Watch this one until the very end. Well worth a watch and it will only take a few minutes. Things are changing in publishing, what with Amazon’s Kindle and Apple’s iPad with iPublishing. Opportunities and danger, like the old cliché about the Chinese word for crisis.


Done is the engine of more

February 16, 2010

I found this while reading Seth Godin’s new book Linchpin.

If you need a kick in your writer’s pants, here you go.

There are three states of being: Not Knowing, Action and Completion.
Accept that everything is a draft. It helps get things done.
Banish procrastination. If you wait more than a week to get an idea done, abandon it.
The point of being done is not to finish but to get other things done.
Laugh at perfection. It’s boring and keeps you from being done.
Failures count as done. So do mistakes.
Done is the engine of more.
– Bre Pettis

Jane Friedman, my editor at Writer’s Digest for Write is a Verb, has compiled her best tough love reality slap for those of you who are really serious about being published writers. To paraphrase Betty Davis (who said Old age is not for sissies), writing and publishing are not for wimps.

Get some tough love from Jane and go get published if you (and you work) are up to it:

A year from now

July 13, 2009

“A year from now you may wish you had started today.” —Karen Lamb

How many times have I had people tell me they want to write a book “someday?” Many. The only way to write a book is to write it. And the only way to write it is to start and finish it.

A year from now, will you still be saying to yourself and others that you want to write a book someday? If you start today, perhaps next year you could tell someone that you have written a book.

My email is stacking up on the flight deck again. I get hundreds of emails per week. Some percentage of those emails, as I have become more well known, are from supplicants asking me to help them get published. They want me to read their manuscript, give them a blurb, recommend an agent or editor, pass their book along to my agent or editor, collaborate with them on their great book idea, and so on.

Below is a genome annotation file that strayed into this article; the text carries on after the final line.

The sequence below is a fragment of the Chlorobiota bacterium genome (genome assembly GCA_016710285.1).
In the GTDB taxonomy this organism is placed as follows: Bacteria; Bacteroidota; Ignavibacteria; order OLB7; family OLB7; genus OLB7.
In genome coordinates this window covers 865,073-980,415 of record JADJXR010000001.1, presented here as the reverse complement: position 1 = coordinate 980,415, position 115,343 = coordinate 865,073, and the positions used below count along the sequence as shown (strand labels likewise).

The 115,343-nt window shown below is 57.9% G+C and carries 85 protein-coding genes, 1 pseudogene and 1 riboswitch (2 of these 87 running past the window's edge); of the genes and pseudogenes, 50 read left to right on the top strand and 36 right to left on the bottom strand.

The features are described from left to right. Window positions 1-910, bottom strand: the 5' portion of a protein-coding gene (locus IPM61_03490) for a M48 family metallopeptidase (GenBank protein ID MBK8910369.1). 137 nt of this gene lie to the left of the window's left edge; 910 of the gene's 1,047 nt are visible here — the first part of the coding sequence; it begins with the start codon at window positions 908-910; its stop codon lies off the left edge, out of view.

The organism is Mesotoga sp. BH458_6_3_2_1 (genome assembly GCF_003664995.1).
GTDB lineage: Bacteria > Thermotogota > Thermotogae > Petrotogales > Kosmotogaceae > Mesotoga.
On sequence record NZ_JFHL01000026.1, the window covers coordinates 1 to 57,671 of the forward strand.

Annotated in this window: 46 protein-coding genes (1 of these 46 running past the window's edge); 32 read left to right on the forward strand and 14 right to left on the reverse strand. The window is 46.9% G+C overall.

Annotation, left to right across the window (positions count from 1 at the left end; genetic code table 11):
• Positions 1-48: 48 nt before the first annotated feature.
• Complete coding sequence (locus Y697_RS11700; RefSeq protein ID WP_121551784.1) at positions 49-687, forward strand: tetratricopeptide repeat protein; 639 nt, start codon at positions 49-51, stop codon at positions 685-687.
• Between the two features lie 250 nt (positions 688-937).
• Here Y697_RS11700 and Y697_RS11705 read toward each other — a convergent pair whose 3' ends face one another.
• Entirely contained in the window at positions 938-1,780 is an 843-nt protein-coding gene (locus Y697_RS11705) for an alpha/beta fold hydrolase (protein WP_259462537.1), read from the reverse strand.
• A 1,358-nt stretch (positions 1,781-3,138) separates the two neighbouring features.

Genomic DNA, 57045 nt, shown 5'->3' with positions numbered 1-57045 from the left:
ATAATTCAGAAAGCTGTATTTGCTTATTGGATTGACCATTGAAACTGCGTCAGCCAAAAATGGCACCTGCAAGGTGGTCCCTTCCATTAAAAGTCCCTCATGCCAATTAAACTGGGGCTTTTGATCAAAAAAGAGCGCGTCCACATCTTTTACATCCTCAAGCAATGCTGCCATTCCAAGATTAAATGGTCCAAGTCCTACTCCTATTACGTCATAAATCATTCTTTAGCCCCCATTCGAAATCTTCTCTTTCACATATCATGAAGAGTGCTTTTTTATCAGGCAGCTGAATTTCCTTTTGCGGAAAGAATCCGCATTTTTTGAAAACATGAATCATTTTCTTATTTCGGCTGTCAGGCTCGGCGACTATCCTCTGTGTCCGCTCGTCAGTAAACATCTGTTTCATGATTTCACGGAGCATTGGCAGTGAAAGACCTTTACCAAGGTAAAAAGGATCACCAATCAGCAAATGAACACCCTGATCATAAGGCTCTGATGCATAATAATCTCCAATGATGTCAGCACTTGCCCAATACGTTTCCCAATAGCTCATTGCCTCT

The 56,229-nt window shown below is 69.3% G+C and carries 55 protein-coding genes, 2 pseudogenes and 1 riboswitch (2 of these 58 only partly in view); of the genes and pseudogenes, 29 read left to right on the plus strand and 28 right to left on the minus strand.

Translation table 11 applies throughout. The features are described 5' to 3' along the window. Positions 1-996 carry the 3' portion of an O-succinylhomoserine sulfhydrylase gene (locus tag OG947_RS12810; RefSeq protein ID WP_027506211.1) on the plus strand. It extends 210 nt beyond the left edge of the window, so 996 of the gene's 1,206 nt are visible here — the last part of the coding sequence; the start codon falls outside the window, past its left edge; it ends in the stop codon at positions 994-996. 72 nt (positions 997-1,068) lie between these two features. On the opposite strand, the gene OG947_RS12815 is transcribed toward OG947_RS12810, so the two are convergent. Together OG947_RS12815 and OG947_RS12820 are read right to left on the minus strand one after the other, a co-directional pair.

I am a kind and generous person, but sometimes I get a little put off by these requests. First, because as one gets even a little well known (and I know I am not that well known at all-I can’t imagine how much more pressed really well known people are with these requests), the number of them increases. Many people are looking for a leg up and you look to be a person who can give them that boost. But if I responded to each of these requests, I would not have much time to get my writing done or to have a life outside of my work.

Second, there is often an off-putting insensitivity in these requests. Some people acknowledge that I must be busy and that if I can’t find my way to help or I am too busy, they will understand perfectly. But others seem to assume I will be happy to take the time to both read their requests and to help them no matter the time it takes or the burden of the request (my agent would be very unhappy if I referred everyone who asked me to to her). These people occasionally express resentment when I do not provide whatever help they expected.

I have had one person seriously request that I read their dissertation in German and tell them if they missed any references to a particular subject I had some expertise on. I have had others ask me to essentially write their class papers on my area of expertise.

Besides not assuming that the person you make a request of will comply, I have a simple suggestion that may serve you well in life. If you want something from someone, give them something of value first, whether it be a compliment, a kindness or some useful information. Establish a relationship.

I have a correspondent who, noticing I like quotations, regularly sends me interesting quotations. I always take the time to read her emails. If she asked me for a favor, I would likely do it because has built up some credit with me (although I wouldn’t read her dissertation in German).

End of rant.

“I write when I’m inspired, and I see to it that I’m inspired at nine o’clock every morning.” Peter De Vries

If I had waited to write until I was inspired, I would have far fewer books written. I decided to work and wait for inspiration to show up while I was working. Writing, and any creative act, is a funny thing. You are not always inspired and you can’t directly control inspiration. But I find that when I work hard at the craft of writing, the art becomes easier. I am more confident that because I have pulled it off before (that is, completed a book and gotten it published) that I can do it again. And that seems to prime the pump of creativity so that I come up with ideas for books quite regularly. Most working writers I know have more ideas than they have time to write in a lifetime.

So, start working at writing and maybe the Muse will deign to visit you when you are at the writing desk or your computer or the coffee shop or the kitchen table or wherever you write. Once she knows where and when you’ll be there, especially if you develop regular habits, she is more likely to know where to find you.